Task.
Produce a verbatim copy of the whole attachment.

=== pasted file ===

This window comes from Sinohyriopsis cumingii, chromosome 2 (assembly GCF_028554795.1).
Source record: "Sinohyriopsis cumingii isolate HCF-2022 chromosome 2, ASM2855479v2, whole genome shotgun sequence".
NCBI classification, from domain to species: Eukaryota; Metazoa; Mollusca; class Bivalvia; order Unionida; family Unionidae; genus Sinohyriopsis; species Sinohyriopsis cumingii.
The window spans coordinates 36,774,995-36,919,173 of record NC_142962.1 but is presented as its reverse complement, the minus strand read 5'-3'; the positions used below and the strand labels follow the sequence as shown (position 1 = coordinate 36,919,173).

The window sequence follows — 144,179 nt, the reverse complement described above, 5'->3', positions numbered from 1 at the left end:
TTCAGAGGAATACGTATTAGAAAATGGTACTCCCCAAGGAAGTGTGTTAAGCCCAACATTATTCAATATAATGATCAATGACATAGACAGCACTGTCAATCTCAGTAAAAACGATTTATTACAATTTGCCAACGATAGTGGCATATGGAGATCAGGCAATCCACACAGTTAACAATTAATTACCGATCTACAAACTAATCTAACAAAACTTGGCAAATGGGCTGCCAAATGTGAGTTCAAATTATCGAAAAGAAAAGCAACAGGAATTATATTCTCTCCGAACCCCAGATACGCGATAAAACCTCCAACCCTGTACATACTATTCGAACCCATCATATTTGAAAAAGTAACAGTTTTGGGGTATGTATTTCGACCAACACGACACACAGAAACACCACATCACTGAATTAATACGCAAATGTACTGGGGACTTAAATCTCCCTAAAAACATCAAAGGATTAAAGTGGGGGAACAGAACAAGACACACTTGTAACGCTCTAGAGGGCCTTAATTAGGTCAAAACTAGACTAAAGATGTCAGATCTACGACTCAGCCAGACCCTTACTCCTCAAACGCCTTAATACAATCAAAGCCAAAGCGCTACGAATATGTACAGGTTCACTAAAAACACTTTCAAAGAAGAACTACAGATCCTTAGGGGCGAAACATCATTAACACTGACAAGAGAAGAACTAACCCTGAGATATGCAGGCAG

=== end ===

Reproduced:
This window comes from Sinohyriopsis cumingii, chromosome 2 (assembly GCF_028554795.1).
Source record: "Sinohyriopsis cumingii isolate HCF-2022 chromosome 2, ASM2855479v2, whole genome shotgun sequence".
NCBI classification, from domain to species: Eukaryota; Metazoa; Mollusca; class Bivalvia; order Unionida; family Unionidae; genus Sinohyriopsis; species Sinohyriopsis cumingii.
The window spans coordinates 36,774,995-36,919,173 of record NC_142962.1 but is presented as its reverse complement, the minus strand read 5'-3'; the positions used below and the strand labels follow the sequence as shown (position 1 = coordinate 36,919,173).

The window sequence follows — 144,179 nt, the reverse complement described above, 5'->3', positions numbered from 1 at the left end:
TTCAGAGGAATACGTATTAGAAAATGGTACTCCCCAAGGAAGTGTGTTAAGCCCAACATTATTCAATATAATGATCAATGACATAGACAGCACTGTCAATCTCAGTAAAAACGATTTATTACAATTTGCCAACGATAGTGGCATATGGAGATCAGGCAATCCACACAGTTAACAATTAATTACCGATCTACAAACTAATCTAACAAAACTTGGCAAATGGGCTGCCAAATGTGAGTTCAAATTATCGAAAAGAAAAGCAACAGGAATTATATTCTCTCCGAACCCCAGATACGCGATAAAACCTCCAACCCTGTACATACTATTCGAACCCATCATATTTGAAAAAGTAACAGTTTTGGGGTATGTATTTCGACCAACACGACACACAGAAACACCACATCACTGAATTAATACGCAAATGTACTGGGGACTTAAATCTCCCTAAAAACATCAAAGGATTAAAGTGGGGGAACAGAACAAGACACACTTGTAACGCTCTAGAGGGCCTTAATTAGGTCAAAACTAGACTAAAGATGTCAGATCTACGACTCAGCCAGACCCTTACTCCTCAAACGCCTTAATACAATCAAAGCCAAAGCGCTACGAATATGTACAGGTTCACTAAAAACACTTTCAAAGAAGAACTACAGATCCTTAGGGGCGAAACATCATTAACACTGACAAGAGAAGAACTAACCCTGAGATATGCAGGCAG